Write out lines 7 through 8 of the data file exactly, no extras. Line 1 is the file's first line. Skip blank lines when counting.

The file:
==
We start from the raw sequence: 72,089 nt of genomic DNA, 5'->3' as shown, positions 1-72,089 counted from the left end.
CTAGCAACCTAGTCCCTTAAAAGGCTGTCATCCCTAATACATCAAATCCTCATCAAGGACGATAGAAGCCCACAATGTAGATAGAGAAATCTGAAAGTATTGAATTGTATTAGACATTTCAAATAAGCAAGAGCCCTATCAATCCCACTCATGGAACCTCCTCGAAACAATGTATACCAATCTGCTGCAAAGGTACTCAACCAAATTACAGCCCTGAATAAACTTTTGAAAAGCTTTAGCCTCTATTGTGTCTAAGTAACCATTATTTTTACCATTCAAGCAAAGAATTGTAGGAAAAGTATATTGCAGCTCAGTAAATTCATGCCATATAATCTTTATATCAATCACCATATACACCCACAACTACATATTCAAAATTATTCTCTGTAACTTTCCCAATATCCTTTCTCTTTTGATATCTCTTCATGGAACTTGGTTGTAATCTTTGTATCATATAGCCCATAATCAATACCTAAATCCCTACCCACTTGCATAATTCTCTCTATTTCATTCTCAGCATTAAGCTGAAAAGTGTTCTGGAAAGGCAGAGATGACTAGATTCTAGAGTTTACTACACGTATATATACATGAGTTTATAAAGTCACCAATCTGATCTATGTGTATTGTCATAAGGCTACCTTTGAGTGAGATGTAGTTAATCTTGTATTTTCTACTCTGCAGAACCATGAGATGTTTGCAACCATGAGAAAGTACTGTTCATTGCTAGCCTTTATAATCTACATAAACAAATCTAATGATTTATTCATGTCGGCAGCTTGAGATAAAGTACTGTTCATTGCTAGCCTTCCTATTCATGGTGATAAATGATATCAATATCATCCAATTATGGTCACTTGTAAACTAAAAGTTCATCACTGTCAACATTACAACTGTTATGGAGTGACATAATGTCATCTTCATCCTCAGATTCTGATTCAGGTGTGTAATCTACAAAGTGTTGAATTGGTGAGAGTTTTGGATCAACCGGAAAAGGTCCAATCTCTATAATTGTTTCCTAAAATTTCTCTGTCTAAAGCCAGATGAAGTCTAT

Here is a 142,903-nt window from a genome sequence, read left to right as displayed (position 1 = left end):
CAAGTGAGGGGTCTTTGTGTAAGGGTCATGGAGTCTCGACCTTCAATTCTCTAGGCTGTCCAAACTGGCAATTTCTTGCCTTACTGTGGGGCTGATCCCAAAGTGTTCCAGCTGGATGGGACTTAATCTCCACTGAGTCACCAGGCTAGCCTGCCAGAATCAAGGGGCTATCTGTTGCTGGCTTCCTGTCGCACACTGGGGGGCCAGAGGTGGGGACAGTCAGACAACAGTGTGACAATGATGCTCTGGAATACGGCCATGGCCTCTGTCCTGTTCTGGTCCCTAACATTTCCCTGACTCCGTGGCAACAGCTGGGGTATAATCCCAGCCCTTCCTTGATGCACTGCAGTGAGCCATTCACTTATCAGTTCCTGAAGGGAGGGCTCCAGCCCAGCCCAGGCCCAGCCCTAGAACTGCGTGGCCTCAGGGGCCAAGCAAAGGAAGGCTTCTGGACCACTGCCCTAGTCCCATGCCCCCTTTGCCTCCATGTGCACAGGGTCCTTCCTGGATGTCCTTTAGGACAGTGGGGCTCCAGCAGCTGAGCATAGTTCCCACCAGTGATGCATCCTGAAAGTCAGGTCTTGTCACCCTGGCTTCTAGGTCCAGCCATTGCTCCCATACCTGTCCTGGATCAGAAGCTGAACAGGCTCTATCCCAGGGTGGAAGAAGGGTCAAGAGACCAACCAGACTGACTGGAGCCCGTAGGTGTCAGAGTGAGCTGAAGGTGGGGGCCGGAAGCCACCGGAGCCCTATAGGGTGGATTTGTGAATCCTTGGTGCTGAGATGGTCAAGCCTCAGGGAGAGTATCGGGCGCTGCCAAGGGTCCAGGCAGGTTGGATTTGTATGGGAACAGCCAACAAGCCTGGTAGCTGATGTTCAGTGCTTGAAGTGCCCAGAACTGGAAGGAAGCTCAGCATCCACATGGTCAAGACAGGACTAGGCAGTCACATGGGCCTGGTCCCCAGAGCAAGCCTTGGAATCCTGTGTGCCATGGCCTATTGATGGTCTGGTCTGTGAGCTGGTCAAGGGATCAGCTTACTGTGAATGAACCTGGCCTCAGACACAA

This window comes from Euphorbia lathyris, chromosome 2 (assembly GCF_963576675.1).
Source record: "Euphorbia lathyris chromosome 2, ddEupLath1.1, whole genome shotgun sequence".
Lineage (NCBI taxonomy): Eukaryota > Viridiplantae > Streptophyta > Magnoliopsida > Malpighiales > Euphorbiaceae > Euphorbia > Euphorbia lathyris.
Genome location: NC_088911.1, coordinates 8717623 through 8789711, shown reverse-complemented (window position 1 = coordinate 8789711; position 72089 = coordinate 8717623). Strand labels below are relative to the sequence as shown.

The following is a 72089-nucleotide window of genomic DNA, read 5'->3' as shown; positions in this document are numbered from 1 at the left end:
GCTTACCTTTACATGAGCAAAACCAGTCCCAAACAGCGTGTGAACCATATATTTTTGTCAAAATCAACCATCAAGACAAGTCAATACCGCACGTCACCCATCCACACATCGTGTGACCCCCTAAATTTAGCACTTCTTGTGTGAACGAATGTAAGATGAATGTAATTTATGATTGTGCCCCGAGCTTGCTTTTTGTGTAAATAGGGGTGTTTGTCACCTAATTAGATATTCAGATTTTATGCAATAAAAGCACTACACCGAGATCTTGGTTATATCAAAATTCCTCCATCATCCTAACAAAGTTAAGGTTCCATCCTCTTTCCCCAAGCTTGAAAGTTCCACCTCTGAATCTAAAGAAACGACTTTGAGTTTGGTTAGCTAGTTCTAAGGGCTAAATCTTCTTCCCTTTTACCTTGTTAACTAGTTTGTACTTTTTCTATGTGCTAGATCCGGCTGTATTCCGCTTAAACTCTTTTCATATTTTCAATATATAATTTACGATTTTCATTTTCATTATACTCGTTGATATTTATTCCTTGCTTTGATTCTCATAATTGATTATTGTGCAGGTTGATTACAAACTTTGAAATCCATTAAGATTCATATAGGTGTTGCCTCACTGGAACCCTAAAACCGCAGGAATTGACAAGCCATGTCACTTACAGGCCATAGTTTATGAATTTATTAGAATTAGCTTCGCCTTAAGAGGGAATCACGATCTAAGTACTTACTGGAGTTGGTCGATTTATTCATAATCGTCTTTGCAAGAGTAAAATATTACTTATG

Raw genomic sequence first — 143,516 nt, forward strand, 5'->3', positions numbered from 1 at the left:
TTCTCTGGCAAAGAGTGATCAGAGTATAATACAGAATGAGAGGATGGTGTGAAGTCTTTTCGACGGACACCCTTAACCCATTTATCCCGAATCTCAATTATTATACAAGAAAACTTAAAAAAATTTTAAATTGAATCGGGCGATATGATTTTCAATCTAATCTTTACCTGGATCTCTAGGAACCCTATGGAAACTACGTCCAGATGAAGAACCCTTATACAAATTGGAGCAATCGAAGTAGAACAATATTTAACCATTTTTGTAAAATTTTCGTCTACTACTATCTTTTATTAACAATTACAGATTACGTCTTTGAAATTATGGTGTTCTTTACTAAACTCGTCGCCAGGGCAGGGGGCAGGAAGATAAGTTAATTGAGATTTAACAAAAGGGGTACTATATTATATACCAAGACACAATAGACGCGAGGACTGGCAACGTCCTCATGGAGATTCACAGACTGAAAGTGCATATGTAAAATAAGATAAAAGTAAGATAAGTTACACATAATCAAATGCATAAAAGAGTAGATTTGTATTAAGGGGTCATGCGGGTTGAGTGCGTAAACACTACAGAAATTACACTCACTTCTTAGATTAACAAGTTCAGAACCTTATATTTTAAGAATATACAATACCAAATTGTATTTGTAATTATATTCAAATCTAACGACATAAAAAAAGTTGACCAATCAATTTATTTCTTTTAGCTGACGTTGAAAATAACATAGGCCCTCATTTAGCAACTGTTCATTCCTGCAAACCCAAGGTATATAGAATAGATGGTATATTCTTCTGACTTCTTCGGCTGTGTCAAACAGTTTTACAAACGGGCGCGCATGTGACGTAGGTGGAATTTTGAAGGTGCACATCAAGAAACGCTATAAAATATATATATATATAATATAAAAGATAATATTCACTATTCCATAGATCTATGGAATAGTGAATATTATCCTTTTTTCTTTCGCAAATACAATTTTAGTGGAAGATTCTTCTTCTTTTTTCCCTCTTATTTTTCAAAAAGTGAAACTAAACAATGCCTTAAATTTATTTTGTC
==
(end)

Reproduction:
Lineage (NCBI taxonomy): Eukaryota > Viridiplantae > Streptophyta > Magnoliopsida > Malpighiales > Euphorbiaceae > Euphorbia > Euphorbia lathyris.
Genome location: NC_088911.1, coordinates 8717623 through 8789711, shown reverse-complemented (window position 1 = coordinate 8789711; position 72089 = coordinate 8717623). Strand labels below are relative to the sequence as shown.